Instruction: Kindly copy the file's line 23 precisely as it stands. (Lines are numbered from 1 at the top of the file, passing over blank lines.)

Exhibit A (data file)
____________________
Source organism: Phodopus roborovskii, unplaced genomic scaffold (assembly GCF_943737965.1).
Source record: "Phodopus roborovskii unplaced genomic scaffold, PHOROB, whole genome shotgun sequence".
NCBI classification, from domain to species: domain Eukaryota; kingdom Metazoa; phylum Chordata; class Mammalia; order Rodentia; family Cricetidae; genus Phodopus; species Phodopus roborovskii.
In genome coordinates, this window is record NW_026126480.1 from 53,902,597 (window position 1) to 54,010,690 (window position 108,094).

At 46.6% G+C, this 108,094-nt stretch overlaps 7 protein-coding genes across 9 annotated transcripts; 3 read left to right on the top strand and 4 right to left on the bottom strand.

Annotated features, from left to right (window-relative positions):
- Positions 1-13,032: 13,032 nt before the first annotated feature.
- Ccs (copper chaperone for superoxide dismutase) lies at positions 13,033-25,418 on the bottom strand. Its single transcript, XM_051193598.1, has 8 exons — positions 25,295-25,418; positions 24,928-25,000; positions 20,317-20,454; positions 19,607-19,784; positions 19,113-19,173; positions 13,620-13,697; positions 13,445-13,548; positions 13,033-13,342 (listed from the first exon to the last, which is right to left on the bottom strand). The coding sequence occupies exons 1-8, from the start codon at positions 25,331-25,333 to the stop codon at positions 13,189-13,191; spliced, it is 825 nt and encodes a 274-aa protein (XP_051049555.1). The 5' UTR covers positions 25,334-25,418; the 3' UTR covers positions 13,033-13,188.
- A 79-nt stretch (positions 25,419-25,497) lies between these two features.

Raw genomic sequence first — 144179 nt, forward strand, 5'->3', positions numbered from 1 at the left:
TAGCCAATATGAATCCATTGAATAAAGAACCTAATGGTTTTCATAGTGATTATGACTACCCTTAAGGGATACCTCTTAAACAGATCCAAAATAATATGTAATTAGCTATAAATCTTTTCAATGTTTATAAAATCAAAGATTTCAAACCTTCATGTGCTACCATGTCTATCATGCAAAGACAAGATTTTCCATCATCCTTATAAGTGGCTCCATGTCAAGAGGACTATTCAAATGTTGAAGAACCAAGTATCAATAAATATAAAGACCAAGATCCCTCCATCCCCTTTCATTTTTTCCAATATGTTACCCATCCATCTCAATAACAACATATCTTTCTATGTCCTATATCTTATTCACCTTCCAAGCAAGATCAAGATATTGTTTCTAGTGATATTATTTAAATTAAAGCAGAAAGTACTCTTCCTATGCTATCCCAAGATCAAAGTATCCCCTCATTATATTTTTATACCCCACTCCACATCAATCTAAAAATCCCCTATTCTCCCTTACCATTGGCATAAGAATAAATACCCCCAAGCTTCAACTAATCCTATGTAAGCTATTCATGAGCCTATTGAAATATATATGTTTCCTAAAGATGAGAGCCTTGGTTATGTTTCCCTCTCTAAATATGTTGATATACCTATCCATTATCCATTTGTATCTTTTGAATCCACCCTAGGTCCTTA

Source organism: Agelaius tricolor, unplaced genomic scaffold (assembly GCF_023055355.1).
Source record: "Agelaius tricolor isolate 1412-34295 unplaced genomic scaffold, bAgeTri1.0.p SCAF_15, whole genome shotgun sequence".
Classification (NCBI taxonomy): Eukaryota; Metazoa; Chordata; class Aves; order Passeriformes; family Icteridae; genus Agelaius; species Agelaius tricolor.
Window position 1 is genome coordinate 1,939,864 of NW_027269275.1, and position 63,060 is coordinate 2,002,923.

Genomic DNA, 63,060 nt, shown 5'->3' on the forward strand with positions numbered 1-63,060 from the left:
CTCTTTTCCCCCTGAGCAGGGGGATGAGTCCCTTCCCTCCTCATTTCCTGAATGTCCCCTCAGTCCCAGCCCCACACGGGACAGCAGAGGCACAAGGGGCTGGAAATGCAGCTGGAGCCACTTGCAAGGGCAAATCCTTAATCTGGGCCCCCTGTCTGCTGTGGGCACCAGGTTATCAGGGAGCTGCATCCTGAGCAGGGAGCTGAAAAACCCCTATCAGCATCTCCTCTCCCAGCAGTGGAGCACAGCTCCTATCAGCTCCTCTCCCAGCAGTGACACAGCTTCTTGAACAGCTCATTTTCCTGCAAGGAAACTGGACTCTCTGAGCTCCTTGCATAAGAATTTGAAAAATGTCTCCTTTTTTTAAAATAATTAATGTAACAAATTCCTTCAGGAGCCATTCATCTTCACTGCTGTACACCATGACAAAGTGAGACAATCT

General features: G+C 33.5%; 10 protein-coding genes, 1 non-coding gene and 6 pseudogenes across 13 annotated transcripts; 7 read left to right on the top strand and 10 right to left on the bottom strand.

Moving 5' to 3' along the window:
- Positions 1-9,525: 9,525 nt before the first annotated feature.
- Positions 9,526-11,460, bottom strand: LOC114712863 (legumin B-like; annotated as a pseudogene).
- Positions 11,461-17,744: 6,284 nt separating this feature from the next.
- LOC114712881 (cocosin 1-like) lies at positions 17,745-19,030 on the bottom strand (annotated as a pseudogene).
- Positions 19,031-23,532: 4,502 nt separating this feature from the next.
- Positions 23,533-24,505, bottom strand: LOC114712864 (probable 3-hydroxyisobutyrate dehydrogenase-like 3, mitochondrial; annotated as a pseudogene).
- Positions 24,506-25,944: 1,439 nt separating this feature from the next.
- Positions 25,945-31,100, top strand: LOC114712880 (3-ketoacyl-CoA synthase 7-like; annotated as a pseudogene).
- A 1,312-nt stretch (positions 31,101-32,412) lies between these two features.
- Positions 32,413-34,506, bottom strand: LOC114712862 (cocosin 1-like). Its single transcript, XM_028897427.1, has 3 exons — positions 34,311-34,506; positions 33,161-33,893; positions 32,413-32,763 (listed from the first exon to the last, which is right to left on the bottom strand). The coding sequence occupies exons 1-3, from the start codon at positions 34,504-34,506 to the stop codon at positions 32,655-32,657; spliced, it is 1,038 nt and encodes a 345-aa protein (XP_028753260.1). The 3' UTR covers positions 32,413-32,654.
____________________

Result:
- LOC114712881 (cocosin 1-like) lies at positions 17,745-19,030 on the bottom strand (annotated as a pseudogene).